Death Sentence Upheld in Evidence Dispute
By Joan Biskupic
Anne Stoltzfus at first told police she couldn't identify the African American woman who was abducted from a Harrisonburg, Va., shopping mall on Jan. 5, 1990. She said she wasn't sure she could identify the white men who did it. At one point, she said she didn't even remember being at the mall.
Nonetheless, a few months later, after thanking a detective for helping her make "the associations that you helped me make," Stoltzfus testified at the trial of Tommy David Strickler and identified him as the ringleader in the abduction and murder of Leann Whitlock, then a sophomore at James Madison University. She testified that she had seen Strickler "pound on" Whitlock's car, yank the door open and jump in. She said she had noticed Strickler in the mall earlier and had sensed that he was dangerous. And she noted, "I have an exceptionally good memory. . . . I have absolutely no doubt of my identification."
Jurors never heard about Stoltzfus's earlier difficulties remembering the incident; prosecutors had kept them secret from the defense attorney. In June 1990, Strickler was convicted of murder and sentenced to death.
Yesterday, while acknowledging that the evidence wrongly withheld by prosecutors might have altered Strickler's fate, the Supreme Court said that his execution could go forward, ruling 7 to 2 that Strickler failed to show a "reasonable probability" that his death sentence would have been different had the evidence been disclosed.
The decision was remarkable in its frank admission of how close Strickler came to eluding the ultimate punishment, as well as for the liberal justices who wrote and signed it – demonstrating how much to the right the court as a whole has moved over the past decade.
The question was "close," Justice John Paul Stevens said as he read portions of the court's opinion from the bench. The majority said that discrediting Stoltzfus's testimony "might have changed the outcome of the trial," and that there was a "reasonable possibility" (as opposed to "probability") that Strickler would have been spared. Joining Stevens were Clinton appointees Ruth Bader Ginsburg and Stephen G. Breyer, as well as more conservative jurists: Chief Justice William H. Rehnquist, Sandra Day O'Connor, Antonin Scalia and Clarence Thomas.
In a stinging dissent, Justices David H. Souter and Anthony M. Kennedy noted that just one juror's reservations about the Stoltzfus testimony could have saved Strickler from the death sentence.
"Her evidence presented a gripping story," Souter wrote. "Its message was that Strickler was the madly energetic leader of two morally apathetic accomplices, who were passive but for his direction." (Strickler's main partner in the crime, Ronald Henderson, was sentenced to life in prison.)
Strickler's lawyer, Miguel A. Estrada, and defendants' rights advocates criticized the decision as encouraging prosecutors to violate constitutional due process. Estrada said the ruling goes to the core of people's "fears about what the government can do to you . . . in effect, make up the evidence."
"I think it is very disturbing," said Steven Shapiro of the American Civil Liberties Union, "that the court would uphold the death sentence when all nine justices agree that the conviction was tainted by missing evidence."
A spokesman for the state of Virginia praised the culmination of years of court hearings and said authorities would immediately set a new date for the execution. "Hopefully this will be the last chapter of the nightmare Leann Whitlock's family has been living at the hands of Tommy Strickler for the last 10 years," said David Botkins, press secretary at the attorney general's office.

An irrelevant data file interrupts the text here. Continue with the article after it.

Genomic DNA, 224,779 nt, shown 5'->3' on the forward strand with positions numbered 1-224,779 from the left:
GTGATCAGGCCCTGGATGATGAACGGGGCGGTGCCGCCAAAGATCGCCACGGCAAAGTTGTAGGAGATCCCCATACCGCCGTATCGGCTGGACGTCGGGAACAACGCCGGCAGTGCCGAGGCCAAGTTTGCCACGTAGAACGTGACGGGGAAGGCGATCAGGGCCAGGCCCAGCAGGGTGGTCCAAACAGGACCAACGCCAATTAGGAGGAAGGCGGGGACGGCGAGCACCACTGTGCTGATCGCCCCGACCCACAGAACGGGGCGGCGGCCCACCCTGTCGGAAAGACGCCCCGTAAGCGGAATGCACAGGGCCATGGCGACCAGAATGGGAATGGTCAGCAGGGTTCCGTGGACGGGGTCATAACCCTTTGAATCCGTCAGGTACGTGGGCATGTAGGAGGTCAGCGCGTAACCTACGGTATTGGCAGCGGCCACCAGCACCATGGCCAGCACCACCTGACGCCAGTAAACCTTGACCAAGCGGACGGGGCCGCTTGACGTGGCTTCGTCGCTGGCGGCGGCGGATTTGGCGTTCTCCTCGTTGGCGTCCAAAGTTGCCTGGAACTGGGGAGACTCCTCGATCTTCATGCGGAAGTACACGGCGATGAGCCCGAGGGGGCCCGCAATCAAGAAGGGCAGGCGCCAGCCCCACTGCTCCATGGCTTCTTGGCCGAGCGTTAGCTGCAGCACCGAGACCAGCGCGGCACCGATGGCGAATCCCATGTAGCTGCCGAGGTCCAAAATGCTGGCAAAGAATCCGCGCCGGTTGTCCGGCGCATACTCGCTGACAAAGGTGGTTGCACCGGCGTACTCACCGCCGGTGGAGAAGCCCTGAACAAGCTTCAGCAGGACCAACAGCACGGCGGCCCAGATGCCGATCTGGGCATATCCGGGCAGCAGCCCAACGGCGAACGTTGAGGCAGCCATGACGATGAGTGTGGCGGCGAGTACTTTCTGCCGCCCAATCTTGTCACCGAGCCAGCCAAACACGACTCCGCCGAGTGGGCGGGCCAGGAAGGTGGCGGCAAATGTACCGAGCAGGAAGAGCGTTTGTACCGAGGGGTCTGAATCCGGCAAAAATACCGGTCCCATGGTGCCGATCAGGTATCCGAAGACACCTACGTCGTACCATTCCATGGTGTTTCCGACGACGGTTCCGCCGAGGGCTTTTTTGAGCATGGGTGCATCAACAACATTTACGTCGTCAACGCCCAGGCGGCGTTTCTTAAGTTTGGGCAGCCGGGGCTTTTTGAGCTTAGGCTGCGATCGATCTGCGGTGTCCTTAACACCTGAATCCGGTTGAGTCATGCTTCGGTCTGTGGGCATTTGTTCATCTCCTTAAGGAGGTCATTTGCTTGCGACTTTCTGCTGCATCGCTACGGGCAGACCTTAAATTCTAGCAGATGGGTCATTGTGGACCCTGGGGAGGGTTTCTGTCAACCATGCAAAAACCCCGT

The victim's mother, Esther Whitlock, said yesterday she is relieved by the Supreme Court's decision. "I really believe the case long ago ceased to be about us and our daughter," Whitlock said when reached at her home last night. "It's about Strickler and his rights. . . . She didn't have any rights."
At Strickler's trial, numerous people gave testimony connecting Strickler to Whitlock's death, but Stoltzfus was the key eyewitness. She did not come forward to police until after an acquaintance of Stoltzfus named her as a possible witness.
Prosecutors are supposed to disclose all material that would be favorable to criminal defendants, under a series of Supreme Court decisions, the most important being the 1963 Brady v. Maryland. That decision said suppression of favorable evidence that is material to either the guilt or punishment of a defendant violates due process of law.
Strickler did not learn of the evidence undermining Stoltzfus's credibility until 1996, when he was challenging his case in federal court. Based on the discovery of Stoltzfus's earlier statements, a federal district judge ruled that Strickler's case had been prejudiced.
But the U.S. Court of Appeals for the 4th Circuit reversed, saying that Strickler was too late in raising his so-called Brady claim but also arguing that even had Stoltzfus's statements been available to the defense, the other evidence against Strickler overwhelmingly supported the conviction and death sentence.
Yesterday, the Supreme Court differed – but not to a great enough extent to offer Strickler a reprieve.
"Without a doubt, Stoltzfus' testimony was prejudicial," Stevens wrote in Strickler v. Greene. "Discrediting her testimony might have changed the outcome of the trial."
But Stevens added that the standard for overturning a sentence because of exculpatory evidence is high: A defendant "must convince us that there is a reasonable probability that the result of the trial would have been different if the suppressed documents had been disclosed to the defense."
Staff writer Craig Timberg contributed to this report.
© 1999 The Washington Post Company